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The riot of pink petals that annually heralds spring reminds me of losing my best friend. In Vancouver, where I’m from and where I met her, the cherry blossoms come in April. In Toronto, where I live now, they burst out with relief a few weeks late in early May. Ashley died in April, 2006, at 22 years, just after blossom season.
I once drove with her to a crappy bar in Surrey, B.C., to listen to a friend play music. He strummed his acoustic guitar in a corner where there was too much space, too few people and not many of them cared. But she cared. That invisible musician is now a famous singer-songwriter who has toured on three continents. A few years after that night, he would write a song about her that she would never hear. She missed more than concerts: She missed marriages, birthdays and births, convocations.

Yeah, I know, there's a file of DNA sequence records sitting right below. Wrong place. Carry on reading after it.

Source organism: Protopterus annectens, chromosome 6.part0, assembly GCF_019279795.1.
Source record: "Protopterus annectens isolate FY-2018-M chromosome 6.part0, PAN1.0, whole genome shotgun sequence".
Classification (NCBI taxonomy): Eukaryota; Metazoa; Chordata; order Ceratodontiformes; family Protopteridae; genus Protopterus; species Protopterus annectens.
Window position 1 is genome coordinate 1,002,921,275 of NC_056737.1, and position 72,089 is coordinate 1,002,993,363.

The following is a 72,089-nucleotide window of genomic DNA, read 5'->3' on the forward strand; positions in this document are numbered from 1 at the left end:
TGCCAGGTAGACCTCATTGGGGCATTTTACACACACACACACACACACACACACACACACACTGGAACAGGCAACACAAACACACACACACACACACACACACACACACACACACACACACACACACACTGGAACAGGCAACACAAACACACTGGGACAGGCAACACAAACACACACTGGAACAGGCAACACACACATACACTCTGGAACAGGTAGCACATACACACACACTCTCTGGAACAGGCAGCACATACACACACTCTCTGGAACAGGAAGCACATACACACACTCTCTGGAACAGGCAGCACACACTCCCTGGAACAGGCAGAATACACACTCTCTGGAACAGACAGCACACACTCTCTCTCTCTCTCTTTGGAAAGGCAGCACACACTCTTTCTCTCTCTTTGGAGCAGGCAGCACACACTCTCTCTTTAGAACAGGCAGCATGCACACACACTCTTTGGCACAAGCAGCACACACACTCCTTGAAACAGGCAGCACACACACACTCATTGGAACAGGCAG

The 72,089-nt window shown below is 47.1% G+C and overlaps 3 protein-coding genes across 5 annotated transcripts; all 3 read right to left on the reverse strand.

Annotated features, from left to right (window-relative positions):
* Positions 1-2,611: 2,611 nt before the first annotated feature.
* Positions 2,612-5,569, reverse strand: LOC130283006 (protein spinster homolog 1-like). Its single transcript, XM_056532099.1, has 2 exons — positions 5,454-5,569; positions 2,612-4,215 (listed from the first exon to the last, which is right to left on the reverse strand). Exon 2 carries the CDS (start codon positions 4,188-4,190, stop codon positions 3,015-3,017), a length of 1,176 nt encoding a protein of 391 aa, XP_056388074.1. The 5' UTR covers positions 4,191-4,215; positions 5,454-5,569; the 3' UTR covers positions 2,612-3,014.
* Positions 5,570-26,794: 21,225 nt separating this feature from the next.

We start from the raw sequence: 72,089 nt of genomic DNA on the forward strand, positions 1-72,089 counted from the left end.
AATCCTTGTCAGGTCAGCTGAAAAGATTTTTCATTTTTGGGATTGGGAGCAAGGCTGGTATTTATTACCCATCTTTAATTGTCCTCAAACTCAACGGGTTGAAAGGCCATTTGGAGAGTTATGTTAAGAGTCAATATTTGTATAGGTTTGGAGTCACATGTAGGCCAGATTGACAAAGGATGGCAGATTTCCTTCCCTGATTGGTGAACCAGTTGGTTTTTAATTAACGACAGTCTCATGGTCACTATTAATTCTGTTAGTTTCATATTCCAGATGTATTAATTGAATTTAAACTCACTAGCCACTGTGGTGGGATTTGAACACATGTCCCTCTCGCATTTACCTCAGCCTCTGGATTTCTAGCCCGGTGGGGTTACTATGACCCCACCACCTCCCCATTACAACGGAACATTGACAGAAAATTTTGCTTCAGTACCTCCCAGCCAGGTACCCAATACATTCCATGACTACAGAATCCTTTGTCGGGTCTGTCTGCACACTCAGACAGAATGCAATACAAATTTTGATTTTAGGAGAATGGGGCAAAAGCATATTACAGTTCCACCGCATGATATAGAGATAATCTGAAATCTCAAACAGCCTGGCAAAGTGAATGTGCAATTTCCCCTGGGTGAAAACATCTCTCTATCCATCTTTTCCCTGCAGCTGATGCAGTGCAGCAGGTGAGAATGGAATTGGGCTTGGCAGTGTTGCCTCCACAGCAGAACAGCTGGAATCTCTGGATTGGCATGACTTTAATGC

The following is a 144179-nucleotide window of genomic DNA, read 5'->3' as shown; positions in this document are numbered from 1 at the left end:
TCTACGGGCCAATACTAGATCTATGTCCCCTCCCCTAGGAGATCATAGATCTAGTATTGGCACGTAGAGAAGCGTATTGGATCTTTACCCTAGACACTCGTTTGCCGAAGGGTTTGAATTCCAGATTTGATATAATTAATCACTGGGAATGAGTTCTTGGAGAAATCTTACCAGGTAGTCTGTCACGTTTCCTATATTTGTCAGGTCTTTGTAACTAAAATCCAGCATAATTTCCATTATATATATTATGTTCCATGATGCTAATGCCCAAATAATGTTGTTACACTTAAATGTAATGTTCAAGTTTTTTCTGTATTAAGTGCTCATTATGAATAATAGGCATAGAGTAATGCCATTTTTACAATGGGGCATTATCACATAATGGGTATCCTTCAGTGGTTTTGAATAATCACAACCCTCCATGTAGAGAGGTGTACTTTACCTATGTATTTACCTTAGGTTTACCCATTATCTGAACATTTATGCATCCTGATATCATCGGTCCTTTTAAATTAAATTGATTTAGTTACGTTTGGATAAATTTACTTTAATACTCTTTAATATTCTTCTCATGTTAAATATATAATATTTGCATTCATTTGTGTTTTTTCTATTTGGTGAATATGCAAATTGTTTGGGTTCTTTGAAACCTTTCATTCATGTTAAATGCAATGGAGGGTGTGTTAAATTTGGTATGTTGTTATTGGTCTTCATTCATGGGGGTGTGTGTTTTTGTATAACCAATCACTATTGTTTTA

When I get my PhD, I will wonder what would she have done to mark the occasion? The only thing I memorialize year after year is her death. This is odd, considering how full of life she was.
She once met me for a coffee, the summer after I had been at university, exclaiming, or complaining, very loudly about still being a virgin, which was a little embarrassing as an opening salvo in a public place – even more so when a passing customer muttered “I’ll bet not for long!” But she was vivid, bubbling, undeterred. Another day, we threw coconuts out of her bedroom window to see if we could smash them. (Nope.) Another day we lunched in English Bay, went tandem biking in the park and bought lottery tickets just for the hell of it.